China’s US soybean imports plunge to zero amid trade war

China for the first time since a trade war erupted with the U.S. reportedly imported no American soybeans in the month of November.

China instead bought more than 5 million tons of soybeans from Brazil last month alone, almost double the 2.76 million tons it purchased from the country a year ago, according to Reuters, which cited data from the General Administration of Customs.

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Beijing imported only 67,000 tons of soybeans from the U.S. is October, down from the 4.7 million tons it imported in November 2017, the news service noted.

China, the world's largest soybean buyer, has been a longtime importer of soybeans from the U.S., the world's largest producer. The U.S. has consistently been China’s second-largest supplier of soybeans, with soybean trade between the two countries worth $12 billion last year.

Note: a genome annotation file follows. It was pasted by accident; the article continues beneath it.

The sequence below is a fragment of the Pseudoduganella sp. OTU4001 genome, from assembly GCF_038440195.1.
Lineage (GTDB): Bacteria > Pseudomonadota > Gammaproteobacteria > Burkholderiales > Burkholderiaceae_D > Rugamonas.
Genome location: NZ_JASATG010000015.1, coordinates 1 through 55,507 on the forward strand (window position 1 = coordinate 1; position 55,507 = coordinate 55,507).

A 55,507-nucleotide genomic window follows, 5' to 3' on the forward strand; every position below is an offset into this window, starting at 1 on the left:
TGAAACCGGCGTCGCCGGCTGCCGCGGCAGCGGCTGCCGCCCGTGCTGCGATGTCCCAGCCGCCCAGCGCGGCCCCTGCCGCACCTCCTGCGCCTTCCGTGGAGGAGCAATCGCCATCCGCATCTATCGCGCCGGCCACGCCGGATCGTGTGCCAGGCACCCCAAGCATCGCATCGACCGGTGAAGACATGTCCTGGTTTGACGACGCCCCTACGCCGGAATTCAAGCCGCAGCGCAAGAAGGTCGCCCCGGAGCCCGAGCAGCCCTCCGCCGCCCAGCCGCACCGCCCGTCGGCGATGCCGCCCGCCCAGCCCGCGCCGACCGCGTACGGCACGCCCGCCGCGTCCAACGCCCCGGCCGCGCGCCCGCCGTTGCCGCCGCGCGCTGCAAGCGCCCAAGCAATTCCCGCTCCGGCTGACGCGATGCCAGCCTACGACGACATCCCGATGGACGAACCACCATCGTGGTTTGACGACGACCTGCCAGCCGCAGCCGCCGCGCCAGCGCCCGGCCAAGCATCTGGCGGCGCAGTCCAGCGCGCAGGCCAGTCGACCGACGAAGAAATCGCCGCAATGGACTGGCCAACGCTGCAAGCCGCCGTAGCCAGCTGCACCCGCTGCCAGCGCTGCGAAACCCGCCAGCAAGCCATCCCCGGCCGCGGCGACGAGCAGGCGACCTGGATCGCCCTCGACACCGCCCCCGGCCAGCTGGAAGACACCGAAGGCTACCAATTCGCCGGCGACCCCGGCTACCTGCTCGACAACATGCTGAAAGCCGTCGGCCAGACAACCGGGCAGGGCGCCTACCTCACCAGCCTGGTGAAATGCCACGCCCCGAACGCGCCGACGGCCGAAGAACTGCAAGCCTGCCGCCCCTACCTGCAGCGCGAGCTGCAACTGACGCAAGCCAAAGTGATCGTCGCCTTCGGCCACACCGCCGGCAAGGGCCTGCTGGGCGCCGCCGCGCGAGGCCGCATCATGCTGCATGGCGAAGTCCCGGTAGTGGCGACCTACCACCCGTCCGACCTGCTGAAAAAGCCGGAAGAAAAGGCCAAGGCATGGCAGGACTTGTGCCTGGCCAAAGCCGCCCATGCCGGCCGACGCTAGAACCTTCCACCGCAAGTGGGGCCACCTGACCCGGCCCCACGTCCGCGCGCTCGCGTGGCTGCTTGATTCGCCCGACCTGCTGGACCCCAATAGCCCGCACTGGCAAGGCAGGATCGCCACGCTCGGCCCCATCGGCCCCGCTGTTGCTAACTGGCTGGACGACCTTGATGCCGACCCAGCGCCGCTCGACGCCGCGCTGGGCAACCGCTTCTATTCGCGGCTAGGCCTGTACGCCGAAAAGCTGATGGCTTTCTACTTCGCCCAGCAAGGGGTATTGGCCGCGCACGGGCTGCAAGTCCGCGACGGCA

However, a trade war with dueling tariffs has significantly diminished the soybean market between the two countries, forcing China to turn to Brazil.

China placed a 25 percent tariff on U.S. imports in July in response tariffs imposed by President TrumpDonald John TrumpStates slashed 4,400 environmental agency jobs in past decade: study Biden hammers Trump over video of world leaders mocking him Iran building hidden arsenal of short-range ballistic missiles in Iraq: report MORE.

Trump agreed with China earlier this month to halt any new tariffs by making a truce, but the tariff on U.S. imports is still in place.

The 90-day truce between the world's two largest economies was struck at the G-20 summit in Argentina, but Trump has threatened more tariffs if a longterm deal is not met.